Three-year anniversary of protection of title for social workers

by Mike Wardle

Today marks three years since the introduction of Protection of Title for the term ‘social worker’– meaning that anyone wanting to work as a social worker must first be registered with the General Social Care Council and our sister councils in Wales, Scotland and Northern Ireland.

Many of the benefits of regulation are in place, helping to drive up standards and provide better protection for people who use services. Over the past three years we have seen the introduction of a post-qualifying framework of training (PQ) and each social worker who registered with us back in early 2005 will have completed 90 hours or more of Post-Registration, Training and Learning (PRTL). The codes of practice have been embedded as underpinning standards for social care, and we have used the codes to take action against 33 social workers found not to have lived up to those standards.

As a regulated workforce, social workers should now be able take their place as equals amongst other professions they engage with. Regulation has helped in building a strong professional identity for social workers. There is still more to do before social work is really understood and the contribution social workers make to society recognised not just within the sector, but also by the general public.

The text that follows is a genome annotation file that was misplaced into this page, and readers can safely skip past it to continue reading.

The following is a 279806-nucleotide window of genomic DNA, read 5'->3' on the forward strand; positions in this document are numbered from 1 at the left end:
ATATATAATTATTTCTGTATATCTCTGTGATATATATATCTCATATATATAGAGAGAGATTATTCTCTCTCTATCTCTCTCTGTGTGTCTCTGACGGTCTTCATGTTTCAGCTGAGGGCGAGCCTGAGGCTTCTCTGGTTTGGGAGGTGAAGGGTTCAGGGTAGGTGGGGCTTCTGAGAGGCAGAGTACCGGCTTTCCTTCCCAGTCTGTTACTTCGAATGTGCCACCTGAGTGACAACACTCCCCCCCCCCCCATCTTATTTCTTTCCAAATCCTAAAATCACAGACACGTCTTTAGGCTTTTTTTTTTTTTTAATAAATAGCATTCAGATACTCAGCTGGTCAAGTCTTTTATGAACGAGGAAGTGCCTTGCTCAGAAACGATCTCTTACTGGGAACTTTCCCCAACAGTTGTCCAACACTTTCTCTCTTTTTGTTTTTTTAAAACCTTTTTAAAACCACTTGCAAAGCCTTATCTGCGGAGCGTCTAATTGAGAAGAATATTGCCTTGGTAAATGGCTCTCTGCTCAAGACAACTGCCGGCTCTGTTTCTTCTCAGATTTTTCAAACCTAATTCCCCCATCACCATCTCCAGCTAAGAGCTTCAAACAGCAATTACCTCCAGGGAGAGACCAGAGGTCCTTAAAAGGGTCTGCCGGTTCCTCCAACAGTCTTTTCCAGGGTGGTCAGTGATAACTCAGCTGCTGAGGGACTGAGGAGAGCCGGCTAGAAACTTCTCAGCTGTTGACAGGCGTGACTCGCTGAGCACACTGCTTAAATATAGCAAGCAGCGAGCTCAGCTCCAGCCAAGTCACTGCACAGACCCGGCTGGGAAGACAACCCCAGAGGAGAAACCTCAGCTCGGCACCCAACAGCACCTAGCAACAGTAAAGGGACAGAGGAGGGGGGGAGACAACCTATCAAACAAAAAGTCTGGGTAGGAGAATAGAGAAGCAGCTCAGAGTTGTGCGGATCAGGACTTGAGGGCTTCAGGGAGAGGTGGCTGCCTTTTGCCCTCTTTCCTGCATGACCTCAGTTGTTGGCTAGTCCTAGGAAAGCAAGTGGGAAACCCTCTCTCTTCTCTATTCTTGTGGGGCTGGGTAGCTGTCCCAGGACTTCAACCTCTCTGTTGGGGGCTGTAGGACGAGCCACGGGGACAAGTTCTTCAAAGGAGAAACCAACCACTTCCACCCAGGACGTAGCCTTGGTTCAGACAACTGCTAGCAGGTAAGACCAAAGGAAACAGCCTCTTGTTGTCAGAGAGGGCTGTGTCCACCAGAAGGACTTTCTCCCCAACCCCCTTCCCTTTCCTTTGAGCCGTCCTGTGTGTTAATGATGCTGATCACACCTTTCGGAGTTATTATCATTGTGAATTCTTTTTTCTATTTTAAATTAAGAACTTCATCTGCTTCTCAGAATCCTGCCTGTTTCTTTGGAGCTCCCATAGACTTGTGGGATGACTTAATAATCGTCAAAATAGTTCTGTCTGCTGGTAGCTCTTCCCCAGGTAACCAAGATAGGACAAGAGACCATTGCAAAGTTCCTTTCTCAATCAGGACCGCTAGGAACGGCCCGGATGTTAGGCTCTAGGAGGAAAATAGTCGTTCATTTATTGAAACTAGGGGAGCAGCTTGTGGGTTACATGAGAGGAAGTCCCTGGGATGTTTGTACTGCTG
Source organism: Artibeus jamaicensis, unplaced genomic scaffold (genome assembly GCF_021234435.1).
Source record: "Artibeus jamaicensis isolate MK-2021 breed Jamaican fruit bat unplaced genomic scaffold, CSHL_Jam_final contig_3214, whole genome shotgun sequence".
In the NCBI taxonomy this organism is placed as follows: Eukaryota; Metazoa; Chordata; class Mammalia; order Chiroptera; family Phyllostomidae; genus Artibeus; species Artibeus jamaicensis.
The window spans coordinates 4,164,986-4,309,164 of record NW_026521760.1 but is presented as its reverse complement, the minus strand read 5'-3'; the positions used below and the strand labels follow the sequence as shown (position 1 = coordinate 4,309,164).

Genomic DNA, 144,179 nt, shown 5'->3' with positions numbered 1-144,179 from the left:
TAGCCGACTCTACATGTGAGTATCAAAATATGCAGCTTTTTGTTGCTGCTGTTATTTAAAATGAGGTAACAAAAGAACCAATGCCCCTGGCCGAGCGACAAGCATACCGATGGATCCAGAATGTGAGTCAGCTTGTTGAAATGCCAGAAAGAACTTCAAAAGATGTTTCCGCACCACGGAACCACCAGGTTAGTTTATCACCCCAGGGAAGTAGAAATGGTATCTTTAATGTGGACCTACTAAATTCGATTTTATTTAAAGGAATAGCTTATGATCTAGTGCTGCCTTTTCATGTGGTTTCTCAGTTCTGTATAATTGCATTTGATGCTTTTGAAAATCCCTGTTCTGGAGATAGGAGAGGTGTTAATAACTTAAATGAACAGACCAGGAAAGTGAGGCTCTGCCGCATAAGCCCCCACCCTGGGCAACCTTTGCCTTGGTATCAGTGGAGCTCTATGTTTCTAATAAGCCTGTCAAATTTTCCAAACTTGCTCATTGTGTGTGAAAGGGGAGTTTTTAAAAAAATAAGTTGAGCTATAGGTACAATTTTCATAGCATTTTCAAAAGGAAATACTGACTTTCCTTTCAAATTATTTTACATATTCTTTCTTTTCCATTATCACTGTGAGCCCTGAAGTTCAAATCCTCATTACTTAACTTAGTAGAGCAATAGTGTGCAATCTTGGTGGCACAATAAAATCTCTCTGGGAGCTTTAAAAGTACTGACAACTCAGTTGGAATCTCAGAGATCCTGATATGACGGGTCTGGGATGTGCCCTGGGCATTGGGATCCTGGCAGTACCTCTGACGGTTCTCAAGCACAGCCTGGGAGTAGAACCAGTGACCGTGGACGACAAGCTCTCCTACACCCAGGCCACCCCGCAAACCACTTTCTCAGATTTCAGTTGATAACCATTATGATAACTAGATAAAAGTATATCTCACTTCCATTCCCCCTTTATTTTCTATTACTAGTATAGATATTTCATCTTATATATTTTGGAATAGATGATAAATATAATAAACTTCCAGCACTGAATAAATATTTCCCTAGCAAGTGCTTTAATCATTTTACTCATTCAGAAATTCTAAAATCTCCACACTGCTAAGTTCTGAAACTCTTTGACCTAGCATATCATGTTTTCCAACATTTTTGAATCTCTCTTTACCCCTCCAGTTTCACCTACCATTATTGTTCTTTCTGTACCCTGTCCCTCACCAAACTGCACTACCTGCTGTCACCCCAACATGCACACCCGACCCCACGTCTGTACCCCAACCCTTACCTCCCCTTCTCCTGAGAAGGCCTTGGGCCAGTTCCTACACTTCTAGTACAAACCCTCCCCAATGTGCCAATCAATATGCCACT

The General Social Care Council will continue to do what we can to champion social care and promote its image through high quality regulation and training. We hope social workers will do their bit by maximising any opportunity available to develop their skills and knowledge. In turn we will make the necessary changes to the PRTL system if our current review indicates that is what is needed.

The social care landscape is changing more rapidly than ever before. Services face major reform, with the ambition of ensuring that people receive the services that best meet their individual needs, and enable them to live happy, safe and fulfilling lives. There are challenges ahead for the workforce in delivering these reforms. As the regulator of the workforce and its education and training, we will ensure that we support these changes.

Regulation has seen the consolidation of social work into a competent and compassionate profession and all social workers can be proud of their contribution to that.

Mike Wardle is chief executive of the General Social Care Council

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Protection of the social work role – an expert view

‘Making social care work’, the GSCC’s annual conference, will take place on Tuesday 6 May at the QE11 conference centre in Westminster. This free event will explore the challenges ahead for the workforce in delivering reform.

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